1 April 2005


I'm not making a habit of recommending The Nation, but this piece by Raymond Aronson on Isaac Deutscher's recently republished biography of Trotsky is excellent:
It has always been tempting, in the 1930s, in the 1960s and again today, to look for the original sin of the Bolshevik revolution. But what if it was the revolution itself? Not its radicalism and not its use of violence but rather the vanguard party's determination to assume power over a backward society in the first place, and in the single-party state that followed? . . .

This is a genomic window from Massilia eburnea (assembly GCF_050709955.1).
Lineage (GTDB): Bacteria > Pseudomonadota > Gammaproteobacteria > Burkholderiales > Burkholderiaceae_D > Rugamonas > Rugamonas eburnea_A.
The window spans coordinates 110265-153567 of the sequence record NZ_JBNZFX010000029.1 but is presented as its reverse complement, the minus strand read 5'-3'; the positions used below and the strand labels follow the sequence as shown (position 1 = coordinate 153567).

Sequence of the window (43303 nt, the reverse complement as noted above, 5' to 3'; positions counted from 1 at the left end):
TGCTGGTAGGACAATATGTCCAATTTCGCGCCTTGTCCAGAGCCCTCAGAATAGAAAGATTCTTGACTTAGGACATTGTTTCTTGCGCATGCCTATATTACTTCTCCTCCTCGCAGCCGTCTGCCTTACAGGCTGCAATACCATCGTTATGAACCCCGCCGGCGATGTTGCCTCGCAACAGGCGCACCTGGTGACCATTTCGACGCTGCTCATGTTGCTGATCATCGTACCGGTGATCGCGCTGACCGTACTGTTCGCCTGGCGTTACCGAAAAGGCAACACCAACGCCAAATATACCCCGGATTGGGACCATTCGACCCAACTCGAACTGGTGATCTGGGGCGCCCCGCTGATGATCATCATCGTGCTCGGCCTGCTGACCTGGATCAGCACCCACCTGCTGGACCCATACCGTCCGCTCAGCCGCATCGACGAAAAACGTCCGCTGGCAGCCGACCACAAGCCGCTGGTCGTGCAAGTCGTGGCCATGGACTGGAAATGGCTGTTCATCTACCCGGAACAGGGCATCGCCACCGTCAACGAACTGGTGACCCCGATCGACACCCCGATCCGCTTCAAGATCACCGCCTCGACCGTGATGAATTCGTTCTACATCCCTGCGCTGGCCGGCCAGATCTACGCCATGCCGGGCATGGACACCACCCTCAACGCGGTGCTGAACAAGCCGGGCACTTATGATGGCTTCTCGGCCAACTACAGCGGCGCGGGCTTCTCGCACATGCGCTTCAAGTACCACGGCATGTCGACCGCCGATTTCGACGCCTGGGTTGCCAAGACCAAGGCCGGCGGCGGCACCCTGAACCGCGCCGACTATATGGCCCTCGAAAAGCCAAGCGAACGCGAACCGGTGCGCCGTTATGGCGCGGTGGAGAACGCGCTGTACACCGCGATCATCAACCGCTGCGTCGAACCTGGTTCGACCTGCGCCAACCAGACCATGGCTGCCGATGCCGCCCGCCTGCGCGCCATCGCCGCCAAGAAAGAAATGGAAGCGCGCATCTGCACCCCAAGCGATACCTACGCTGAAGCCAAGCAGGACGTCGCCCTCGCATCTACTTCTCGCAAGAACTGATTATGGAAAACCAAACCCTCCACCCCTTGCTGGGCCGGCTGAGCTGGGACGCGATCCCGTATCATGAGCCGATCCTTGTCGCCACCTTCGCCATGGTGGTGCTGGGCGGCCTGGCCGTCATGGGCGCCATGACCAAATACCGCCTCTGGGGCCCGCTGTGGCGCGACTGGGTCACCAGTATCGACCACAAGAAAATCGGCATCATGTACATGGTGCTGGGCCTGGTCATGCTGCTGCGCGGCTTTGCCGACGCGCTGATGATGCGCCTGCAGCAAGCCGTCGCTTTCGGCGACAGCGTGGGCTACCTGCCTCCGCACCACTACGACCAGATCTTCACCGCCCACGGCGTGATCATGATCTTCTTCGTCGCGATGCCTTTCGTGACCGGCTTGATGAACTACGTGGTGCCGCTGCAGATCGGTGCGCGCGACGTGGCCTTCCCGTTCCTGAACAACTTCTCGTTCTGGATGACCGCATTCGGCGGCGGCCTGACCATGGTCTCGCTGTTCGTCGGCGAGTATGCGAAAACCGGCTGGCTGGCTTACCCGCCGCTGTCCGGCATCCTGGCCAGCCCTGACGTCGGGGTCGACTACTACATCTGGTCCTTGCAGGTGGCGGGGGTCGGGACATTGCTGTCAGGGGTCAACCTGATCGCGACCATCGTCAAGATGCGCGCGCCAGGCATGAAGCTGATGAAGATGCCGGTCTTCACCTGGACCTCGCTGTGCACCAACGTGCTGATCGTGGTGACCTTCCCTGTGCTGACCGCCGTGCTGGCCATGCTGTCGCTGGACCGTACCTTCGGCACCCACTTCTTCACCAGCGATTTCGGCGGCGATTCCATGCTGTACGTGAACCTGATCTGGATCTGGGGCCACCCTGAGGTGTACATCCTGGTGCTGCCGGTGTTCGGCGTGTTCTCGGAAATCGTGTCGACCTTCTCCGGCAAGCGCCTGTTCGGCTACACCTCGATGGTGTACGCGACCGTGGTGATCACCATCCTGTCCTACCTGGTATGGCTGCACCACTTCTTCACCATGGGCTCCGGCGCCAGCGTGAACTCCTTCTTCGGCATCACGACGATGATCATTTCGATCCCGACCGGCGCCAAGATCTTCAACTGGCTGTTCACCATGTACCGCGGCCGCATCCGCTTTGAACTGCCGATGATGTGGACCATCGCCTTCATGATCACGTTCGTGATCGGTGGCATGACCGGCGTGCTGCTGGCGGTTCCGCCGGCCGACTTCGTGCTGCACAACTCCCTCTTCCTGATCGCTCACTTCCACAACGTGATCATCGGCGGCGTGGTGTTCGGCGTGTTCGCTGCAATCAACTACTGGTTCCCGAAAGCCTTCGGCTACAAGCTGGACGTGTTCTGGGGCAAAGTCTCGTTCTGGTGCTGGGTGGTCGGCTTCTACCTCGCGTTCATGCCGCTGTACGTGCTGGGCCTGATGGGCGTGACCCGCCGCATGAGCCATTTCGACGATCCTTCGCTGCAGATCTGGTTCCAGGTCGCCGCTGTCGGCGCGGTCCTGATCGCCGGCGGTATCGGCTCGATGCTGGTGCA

It turns out that hope based on illusion is no more than a false hope, and has led, time and again, to disaster. But that is the easy lesson. The more difficult one is that sometimes it takes a lifetime, even generations, to dispel the power of illusion.

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